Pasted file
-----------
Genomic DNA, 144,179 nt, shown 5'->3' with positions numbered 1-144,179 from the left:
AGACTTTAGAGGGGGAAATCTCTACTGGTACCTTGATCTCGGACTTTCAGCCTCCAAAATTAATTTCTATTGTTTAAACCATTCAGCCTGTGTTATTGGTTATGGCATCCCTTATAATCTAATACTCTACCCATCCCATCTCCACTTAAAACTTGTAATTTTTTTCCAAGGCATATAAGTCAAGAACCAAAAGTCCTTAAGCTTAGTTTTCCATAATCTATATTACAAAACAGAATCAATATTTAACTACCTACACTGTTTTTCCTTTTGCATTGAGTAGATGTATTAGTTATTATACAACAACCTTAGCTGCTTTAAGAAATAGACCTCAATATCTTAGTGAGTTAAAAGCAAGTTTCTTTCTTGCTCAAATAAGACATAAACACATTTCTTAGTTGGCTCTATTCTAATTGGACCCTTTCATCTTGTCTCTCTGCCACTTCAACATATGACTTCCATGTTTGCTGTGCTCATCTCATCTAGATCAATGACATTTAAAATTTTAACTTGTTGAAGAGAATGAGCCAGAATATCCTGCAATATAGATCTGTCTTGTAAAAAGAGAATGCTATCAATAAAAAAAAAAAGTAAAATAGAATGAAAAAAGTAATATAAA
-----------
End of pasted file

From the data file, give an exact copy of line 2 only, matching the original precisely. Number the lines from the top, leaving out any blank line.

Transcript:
AGACTTTAGAGGGGGAAATCTCTACTGGTACCTTGATCTCGGACTTTCAGCCTCCAAAATTAATTTCTATTGTTTAAACCATTCAGCCTGTGTTATTGGTTATGGCATCCCTTATAATCTAATACTCTACCCATCCCATCTCCACTTAAAACTTGTAATTTTTTTCCAAGGCATATAAGTCAAGAACCAAAAGTCCTTAAGCTTAGTTTTCCATAATCTATATTACAAAACAGAATCAATATTTAACTACCTACACTGTTTTTCCTTTTGCATTGAGTAGATGTATTAGTTATTATACAACAACCTTAGCTGCTTTAAGAAATAGACCTCAATATCTTAGTGAGTTAAAAGCAAGTTTCTTTCTTGCTCAAATAAGACATAAACACATTTCTTAGTTGGCTCTATTCTAATTGGACCCTTTCATCTTGTCTCTCTGCCACTTCAACATATGACTTCCATGTTTGCTGTGCTCATCTCATCTAGATCAATGACATTTAAAATTTTAACTTGTTGAAGAGAATGAGCCAGAATATCCTGCAATATAGATCTGTCTTGTAAAAAGAGAATGCTATCAATAAAAAAAAAAAGTAAAATAGAATGAAAAAAGTAATATAAA